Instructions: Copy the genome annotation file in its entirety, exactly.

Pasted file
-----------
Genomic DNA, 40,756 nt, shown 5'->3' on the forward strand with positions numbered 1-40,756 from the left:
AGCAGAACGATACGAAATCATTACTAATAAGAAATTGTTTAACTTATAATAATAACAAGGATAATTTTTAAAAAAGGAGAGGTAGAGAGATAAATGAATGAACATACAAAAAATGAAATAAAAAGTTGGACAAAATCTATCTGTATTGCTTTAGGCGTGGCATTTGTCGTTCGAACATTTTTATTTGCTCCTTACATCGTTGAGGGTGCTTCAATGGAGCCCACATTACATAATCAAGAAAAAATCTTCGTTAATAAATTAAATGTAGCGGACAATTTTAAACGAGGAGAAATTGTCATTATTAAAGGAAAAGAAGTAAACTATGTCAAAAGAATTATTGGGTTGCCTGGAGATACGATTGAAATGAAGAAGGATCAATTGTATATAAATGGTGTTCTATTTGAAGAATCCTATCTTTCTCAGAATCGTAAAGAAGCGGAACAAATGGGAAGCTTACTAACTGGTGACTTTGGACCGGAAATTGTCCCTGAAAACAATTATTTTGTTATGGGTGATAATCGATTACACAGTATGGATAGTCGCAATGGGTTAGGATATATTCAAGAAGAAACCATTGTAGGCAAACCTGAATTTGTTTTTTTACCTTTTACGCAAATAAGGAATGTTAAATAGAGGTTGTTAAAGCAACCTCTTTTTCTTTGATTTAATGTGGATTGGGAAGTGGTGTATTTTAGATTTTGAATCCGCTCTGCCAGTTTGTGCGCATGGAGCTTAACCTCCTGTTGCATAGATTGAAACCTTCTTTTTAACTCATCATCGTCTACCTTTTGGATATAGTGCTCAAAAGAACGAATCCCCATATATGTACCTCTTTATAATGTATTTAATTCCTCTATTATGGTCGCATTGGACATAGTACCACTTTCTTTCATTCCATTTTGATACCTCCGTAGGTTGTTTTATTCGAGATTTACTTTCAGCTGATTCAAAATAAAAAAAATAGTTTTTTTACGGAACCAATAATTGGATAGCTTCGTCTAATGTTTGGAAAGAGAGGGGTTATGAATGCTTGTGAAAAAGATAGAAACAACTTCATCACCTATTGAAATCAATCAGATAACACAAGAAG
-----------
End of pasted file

Genomic DNA, 40,756 nt, shown 5'->3' on the forward strand with positions numbered 1-40,756 from the left:
AGCAGAACGATACGAAATCATTACTAATAAGAAATTGTTTAACTTATAATAATAACAAGGATAATTTTTAAAAAAGGAGAGGTAGAGAGATAAATGAATGAACATACAAAAAATGAAATAAAAAGTTGGACAAAATCTATCTGTATTGCTTTAGGCGTGGCATTTGTCGTTCGAACATTTTTATTTGCTCCTTACATCGTTGAGGGTGCTTCAATGGAGCCCACATTACATAATCAAGAAAAAATCTTCGTTAATAAATTAAATGTAGCGGACAATTTTAAACGAGGAGAAATTGTCATTATTAAAGGAAAAGAAGTAAACTATGTCAAAAGAATTATTGGGTTGCCTGGAGATACGATTGAAATGAAGAAGGATCAATTGTATATAAATGGTGTTCTATTTGAAGAATCCTATCTTTCTCAGAATCGTAAAGAAGCGGAACAAATGGGAAGCTTACTAACTGGTGACTTTGGACCGGAAATTGTCCCTGAAAACAATTATTTTGTTATGGGTGATAATCGATTACACAGTATGGATAGTCGCAATGGGTTAGGATATATTCAAGAAGAAACCATTGTAGGCAAACCTGAATTTGTTTTTTTACCTTTTACGCAAATAAGGAATGTTAAATAGAGGTTGTTAAAGCAACCTCTTTTTCTTTGATTTAATGTGGATTGGGAAGTGGTGTATTTTAGATTTTGAATCCGCTCTGCCAGTTTGTGCGCATGGAGCTTAACCTCCTGTTGCATAGATTGAAACCTTCTTTTTAACTCATCATCGTCTACCTTTTGGATATAGTGCTCAAAAGAACGAATCCCCATATATGTACCTCTTTATAATGTATTTAATTCCTCTATTATGGTCGCATTGGACATAGTACCACTTTCTTTCATTCCATTTTGATACCTCCGTAGGTTGTTTTATTCGAGATTTACTTTCAGCTGATTCAAAATAAAAAAAATAGTTTTTTTACGGAACCAATAATTGGATAGCTTCGTCTAATGTTTGGAAAGAGAGGGGTTATGAATGCTTGTGAAAAAGATAGAAACAACTTCATCACCTATTGAAATCAATCAGATAACACAAGAAG